Photo: USGS/R. Fournier
To understand Mars we need to understand its on-again off-again tango with liquid water.It’s not just the search for past or present life on Mars that hinges on this, but the search for a complete chemical, geophysical, and climatological history of the red planet.
Water is such a potent agent for topographical and mineralogical alteration that its presence leaves layer upon layer of complex clues – the challenge is to pick these apart.
When Curiosity recently discovered clear evidence for a dried up stream-bed in the alluvial fan of a crater this was one example of how Mars’ history is littered with episodes where liquid water gushed, seeped, and likely pooled on the planetary surface.
The clues come from one of the best resources we have for studying Mars without actually going there – martian meteorites.
The ‘nakhlites’ are a class of igneous rock (frozen magma) that formed on Mars about 1.3 billion years ago, were blasted from the surface in a giant impact event about 11 million years ago, and have been falling onto the Earth during in the past 10,000 years (including in 1911.)
Based on the ages at which these rocks crystallized and the chronology of martian craters we can even place their origin somewhere on the volcanic plains of northern Mars, either Tharsis or Syrtis Major. Studying the detailed structure and chemical ‘veins’ in these meteorites provides a unique probe of the conditions in which they once existed on Mars.
Publishing in the December issue of Earth and Planetary Sciences Letters, the authors Bridges and Schwenzer present an investigation of the mineralogical structures in one of the nakhlite rocks using electron microscopy.
What they find is clear evidence for a progression of minerals deposited in the rock veins that could only occur in the presence of hot liquid water. First is iron carbonate – which crystallizes out from carbon-dioxide rich water at about 150 Centigrade (super heated), followed by clay-like minerals that form as the water cools down to about 50 Centigrade.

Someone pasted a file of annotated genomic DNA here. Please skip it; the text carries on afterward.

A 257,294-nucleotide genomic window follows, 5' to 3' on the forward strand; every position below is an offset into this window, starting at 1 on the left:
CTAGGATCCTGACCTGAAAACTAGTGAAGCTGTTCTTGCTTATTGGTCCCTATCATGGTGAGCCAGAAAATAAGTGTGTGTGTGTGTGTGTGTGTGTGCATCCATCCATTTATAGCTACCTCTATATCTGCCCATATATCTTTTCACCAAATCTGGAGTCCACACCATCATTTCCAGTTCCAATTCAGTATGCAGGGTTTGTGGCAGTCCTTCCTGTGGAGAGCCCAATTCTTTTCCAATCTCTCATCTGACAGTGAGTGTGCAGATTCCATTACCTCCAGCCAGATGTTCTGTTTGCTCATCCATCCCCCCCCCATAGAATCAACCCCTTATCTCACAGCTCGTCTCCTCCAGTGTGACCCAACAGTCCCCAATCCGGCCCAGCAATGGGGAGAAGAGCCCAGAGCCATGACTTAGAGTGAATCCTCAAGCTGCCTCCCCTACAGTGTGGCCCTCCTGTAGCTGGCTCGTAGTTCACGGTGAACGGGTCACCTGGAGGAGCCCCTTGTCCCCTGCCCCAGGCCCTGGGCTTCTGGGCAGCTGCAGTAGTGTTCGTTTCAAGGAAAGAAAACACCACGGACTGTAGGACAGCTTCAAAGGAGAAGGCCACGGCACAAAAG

All of this stuff has been enriched by sodium and potassium salts – in a slightly alkaline mix. In other words, these rocks were bathed in the equivalent of a hot briny spring.
So what could have driven this sort of environment millions of years ago on Mars? The authors speculate that an earlier asteroid impact on Mars could have melted carbon-dioxide rich water ice and forced it under pressure into the surrounding terrain – like a great hand smacking into a wet sponge.
This hot water would have flowed and percolated through the subsurface of the volcanic plains, gradually cooling down and depositing all the minerals we see.
Although the nakhlite rocks might have only been seeped in these hydrothermal waters for a few months there is evidence that the deeper rocks they once sat on could be part of a much longer lived wet and chemically rich environment.
And this particular type of environment is a direct analogue to hydrothermal systems here on Earth, with hot water and the kind of low-acidity, salt-rich chemistry that we know is very much habitable for all manner of microbial organisms.
All of which I think suggests once again that Mars really has, and used to have, a strong potential for life – but the fundamental nature of the Martian habitable zone is different from that of Earth. It appears to have been episodic, and reliant on mechanisms such as impact events in ways that may be unique to this dusty red world.
This story was originally published by Scientific American. Reprinted with permission.
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